In “Vision,” a track that Rhythm performs all of the instrumentation on, there are clear suggestions of a troubled past. The less common hum of the flanger effect on the electric bass helps create a background of the seemingly endless journey that Rhythm is on to communicate better with what she calls “spirit” and individuals. “Made my mind up though cosmic consultation to keep on, keep on, keep on. But I knew all along that you would understand,” Rhythm professes in a smooth and often masculine tone that is found throughout the album. Rising above her past is a subject Rhythm has spent decades doing. “The only reason the story of my past is relevant is so I can use it to empathize better with people who are maybe going through the same thing. You’ve been in jail? Me too. You’ve been homeless? Me too. I went to jail the first time when I was 14 years old.” An all too common tale, Rhythm bounced in and out of juvenile hall throughout her teenage-hood. All stemming from one event in middle school. Always fascinated by knives, Rhythm can be usually found with multiple pocket knives in her pocket at any given time. This apparently held true in adolescence. In San Diego, at age 14, Rhythm was arrested and incarcerated for the first time. Held for five days, Rhythm was booked, strip searched, and even forced to choose a race to associate with. In “baby jail,” just like in the general population of adults in prisons, race places a crucial role to one’s safety. With a shaved head and tough guy attitude, Rhythm felt the first terrifying taste of not fitting in. With the added impotence of being a minor, being imprisoned created a strong lesson in humility early in life. “I got bounced in and out for years because of I couldn’t keep to the 5pm curfews and calling my probation officer every day. They expelled me from school and sent me to a bad kids’ school. When I applied for my first job I had to answer ‘yes’ to the question ‘have you ever been convicted of a felony?’ They took me off campus in handcuffs.” Rhythm had shown up on campus with a cigarette. Attending that particular school for their exceptional drum line, Rhythm was expelled after the hall monitors searched Rhythm’s bag and pockets where they found and confiscated a three-and-a-half-inch folding and locking pocket knife. “I bought the knife at the swap meet with my brother. We thought we were so cool with our matching knives. Mine was green, his was red. And I brought it to school to show my friends ‘cause I thought it was cool.” This story would follow a young Rhythm through young adulthood. “People labeled me a criminal at 14. If I could go back and tell my younger self something to make my life better in that moment, it would be not to get mixed up with all of that. Not to let myself get tied up in the system.” Rhythm has polished a lens to see the world through, that seems to filter out a sense of mistakes or regrets. “I see all of my experiences as necessary choices to be where I am. The big part of it is that we have to want to change. Learning to change is the best way to turn what your mistakes into lessons. They don’t HAVE to be mistakes.”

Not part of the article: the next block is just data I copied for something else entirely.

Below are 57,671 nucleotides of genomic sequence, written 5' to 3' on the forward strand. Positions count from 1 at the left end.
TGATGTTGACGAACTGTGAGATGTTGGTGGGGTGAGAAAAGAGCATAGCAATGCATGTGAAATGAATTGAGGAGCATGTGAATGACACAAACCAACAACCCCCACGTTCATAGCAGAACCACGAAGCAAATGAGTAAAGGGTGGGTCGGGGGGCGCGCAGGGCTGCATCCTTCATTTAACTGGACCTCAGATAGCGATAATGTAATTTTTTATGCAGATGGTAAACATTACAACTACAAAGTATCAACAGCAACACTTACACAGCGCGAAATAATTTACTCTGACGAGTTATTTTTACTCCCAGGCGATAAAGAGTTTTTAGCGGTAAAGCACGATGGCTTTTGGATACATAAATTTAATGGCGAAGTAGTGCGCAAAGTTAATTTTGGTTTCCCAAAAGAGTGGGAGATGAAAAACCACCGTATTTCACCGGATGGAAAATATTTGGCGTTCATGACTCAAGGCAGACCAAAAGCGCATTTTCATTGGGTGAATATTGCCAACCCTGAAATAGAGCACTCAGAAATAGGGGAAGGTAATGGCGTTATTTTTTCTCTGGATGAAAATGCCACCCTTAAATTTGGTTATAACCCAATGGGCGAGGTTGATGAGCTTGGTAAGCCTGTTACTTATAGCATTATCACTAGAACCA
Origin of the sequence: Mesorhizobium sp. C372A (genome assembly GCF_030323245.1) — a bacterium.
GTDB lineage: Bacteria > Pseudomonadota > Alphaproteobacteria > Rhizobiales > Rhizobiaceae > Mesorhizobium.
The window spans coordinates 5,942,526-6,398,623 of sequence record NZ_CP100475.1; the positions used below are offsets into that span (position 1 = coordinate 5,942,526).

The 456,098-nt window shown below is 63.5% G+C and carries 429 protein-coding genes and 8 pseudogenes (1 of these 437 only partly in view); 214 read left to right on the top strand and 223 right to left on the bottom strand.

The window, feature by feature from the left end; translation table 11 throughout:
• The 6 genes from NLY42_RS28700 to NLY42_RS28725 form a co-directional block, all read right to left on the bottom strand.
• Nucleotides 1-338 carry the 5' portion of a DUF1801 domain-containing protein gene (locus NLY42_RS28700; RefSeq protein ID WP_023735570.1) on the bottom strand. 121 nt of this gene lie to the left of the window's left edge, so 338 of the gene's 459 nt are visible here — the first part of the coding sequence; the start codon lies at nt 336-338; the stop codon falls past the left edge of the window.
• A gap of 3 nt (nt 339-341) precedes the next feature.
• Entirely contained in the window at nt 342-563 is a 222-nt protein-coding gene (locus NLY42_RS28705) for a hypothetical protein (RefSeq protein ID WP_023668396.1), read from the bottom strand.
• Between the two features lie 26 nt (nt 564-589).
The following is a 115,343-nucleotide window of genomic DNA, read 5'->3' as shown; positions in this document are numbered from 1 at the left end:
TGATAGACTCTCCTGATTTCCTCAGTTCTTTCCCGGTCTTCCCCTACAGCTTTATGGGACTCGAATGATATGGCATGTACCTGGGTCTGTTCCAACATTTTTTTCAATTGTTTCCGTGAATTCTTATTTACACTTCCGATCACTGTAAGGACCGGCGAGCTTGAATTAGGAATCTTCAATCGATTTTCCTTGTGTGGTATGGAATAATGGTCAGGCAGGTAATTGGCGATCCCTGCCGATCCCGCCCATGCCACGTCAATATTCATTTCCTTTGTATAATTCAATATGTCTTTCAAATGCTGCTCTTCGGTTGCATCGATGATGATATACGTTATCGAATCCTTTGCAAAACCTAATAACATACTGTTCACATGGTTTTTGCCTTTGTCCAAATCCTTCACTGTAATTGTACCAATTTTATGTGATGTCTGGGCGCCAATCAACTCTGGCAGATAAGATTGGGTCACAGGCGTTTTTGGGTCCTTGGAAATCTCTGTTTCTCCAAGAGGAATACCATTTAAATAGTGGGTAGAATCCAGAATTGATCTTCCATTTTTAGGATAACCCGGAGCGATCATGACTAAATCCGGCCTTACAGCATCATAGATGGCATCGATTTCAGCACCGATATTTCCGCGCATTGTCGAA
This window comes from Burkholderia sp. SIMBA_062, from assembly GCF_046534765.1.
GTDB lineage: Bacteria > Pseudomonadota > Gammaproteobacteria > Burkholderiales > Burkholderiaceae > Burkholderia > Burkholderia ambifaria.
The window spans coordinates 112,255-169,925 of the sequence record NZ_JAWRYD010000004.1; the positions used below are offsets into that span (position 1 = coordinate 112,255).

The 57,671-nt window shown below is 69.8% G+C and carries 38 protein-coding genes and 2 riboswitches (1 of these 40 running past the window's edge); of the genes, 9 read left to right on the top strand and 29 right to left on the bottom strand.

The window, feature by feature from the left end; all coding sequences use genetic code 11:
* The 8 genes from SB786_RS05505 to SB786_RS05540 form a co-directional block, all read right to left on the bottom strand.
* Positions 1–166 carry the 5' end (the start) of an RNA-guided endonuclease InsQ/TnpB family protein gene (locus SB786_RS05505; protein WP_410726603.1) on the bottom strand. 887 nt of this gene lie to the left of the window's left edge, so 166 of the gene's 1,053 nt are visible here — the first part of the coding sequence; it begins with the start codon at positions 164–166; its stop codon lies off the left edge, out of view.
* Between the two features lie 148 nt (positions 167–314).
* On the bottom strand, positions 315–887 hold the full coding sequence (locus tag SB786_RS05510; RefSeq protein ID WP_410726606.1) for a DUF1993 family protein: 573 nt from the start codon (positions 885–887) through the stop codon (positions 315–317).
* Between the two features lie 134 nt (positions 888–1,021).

With the release of this summer’s solo debut, Rhythm Rose is swapping out the seats of the band with only occasional appearances from members of the Method, Rhythm’s kin-based backup band for more than a decade. “I’m trying to express as much of my vision and express what is in my heart as I can with my own hands. I’m most at home behind the drum kit for sure and there are so many players that I just can’t even hold a candle to but I’m more proficient at acoustic guitar now than I ever have been in my life and I’m really getting into electric guitar, it’s a whole other beast. I humbly try to learn more and more every day. I’m really digging into my harmonica more now, too. Humbly. The key is to make your offering humbly, you know? That said, I don’t think your friends should just support your music because they are your friends. Sometimes people get the gig because they are someone’s friend not because they are talented. And that exists in everything. But we need to have a departure from that. It’s important to push each other and give and take constructive criticism without being overly sensitive to it. And some people really take suggestions toward their art personally. Growing is uncomfortable. It’s a constant balancing act. Being confidant but staying humble.”